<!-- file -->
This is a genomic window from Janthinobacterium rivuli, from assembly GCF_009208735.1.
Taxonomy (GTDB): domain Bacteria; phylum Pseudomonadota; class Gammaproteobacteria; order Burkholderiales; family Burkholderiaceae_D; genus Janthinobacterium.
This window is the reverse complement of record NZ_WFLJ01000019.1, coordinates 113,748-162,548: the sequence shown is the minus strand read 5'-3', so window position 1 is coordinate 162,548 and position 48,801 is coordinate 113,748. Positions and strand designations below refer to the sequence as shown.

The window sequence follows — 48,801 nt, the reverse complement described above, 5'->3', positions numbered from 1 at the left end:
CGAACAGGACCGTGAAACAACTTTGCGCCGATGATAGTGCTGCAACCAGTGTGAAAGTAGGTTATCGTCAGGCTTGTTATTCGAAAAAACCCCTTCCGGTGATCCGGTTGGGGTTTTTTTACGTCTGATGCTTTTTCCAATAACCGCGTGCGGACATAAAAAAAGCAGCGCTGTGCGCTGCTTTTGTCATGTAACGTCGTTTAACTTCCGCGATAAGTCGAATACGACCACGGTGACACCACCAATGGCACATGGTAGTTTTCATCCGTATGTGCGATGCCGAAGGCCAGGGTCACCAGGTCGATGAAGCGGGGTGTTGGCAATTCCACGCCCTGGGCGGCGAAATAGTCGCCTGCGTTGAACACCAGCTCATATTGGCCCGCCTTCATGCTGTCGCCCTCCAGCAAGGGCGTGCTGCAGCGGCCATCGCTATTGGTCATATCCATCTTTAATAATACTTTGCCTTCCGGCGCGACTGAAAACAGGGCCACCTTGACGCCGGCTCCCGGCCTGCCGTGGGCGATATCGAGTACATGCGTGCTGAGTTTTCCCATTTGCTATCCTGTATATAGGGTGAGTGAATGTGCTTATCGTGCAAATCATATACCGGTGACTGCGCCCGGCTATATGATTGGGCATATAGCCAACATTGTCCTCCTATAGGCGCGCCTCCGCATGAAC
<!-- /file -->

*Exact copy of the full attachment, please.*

This is a genomic window from Janthinobacterium rivuli, from assembly GCF_009208735.1.
Taxonomy (GTDB): domain Bacteria; phylum Pseudomonadota; class Gammaproteobacteria; order Burkholderiales; family Burkholderiaceae_D; genus Janthinobacterium.
This window is the reverse complement of record NZ_WFLJ01000019.1, coordinates 113,748-162,548: the sequence shown is the minus strand read 5'-3', so window position 1 is coordinate 162,548 and position 48,801 is coordinate 113,748. Positions and strand designations below refer to the sequence as shown.

The window sequence follows — 48,801 nt, the reverse complement described above, 5'->3', positions numbered from 1 at the left end:
CGAACAGGACCGTGAAACAACTTTGCGCCGATGATAGTGCTGCAACCAGTGTGAAAGTAGGTTATCGTCAGGCTTGTTATTCGAAAAAACCCCTTCCGGTGATCCGGTTGGGGTTTTTTTACGTCTGATGCTTTTTCCAATAACCGCGTGCGGACATAAAAAAAGCAGCGCTGTGCGCTGCTTTTGTCATGTAACGTCGTTTAACTTCCGCGATAAGTCGAATACGACCACGGTGACACCACCAATGGCACATGGTAGTTTTCATCCGTATGTGCGATGCCGAAGGCCAGGGTCACCAGGTCGATGAAGCGGGGTGTTGGCAATTCCACGCCCTGGGCGGCGAAATAGTCGCCTGCGTTGAACACCAGCTCATATTGGCCCGCCTTCATGCTGTCGCCCTCCAGCAAGGGCGTGCTGCAGCGGCCATCGCTATTGGTCATATCCATCTTTAATAATACTTTGCCTTCCGGCGCGACTGAAAACAGGGCCACCTTGACGCCGGCTCCCGGCCTGCCGTGGGCGATATCGAGTACATGCGTGCTGAGTTTTCCCATTTGCTATCCTGTATATAGGGTGAGTGAATGTGCTTATCGTGCAAATCATATACCGGTGACTGCGCCCGGCTATATGATTGGGCATATAGCCAACATTGTCCTCCTATAGGCGCGCCTCCGCATGAAC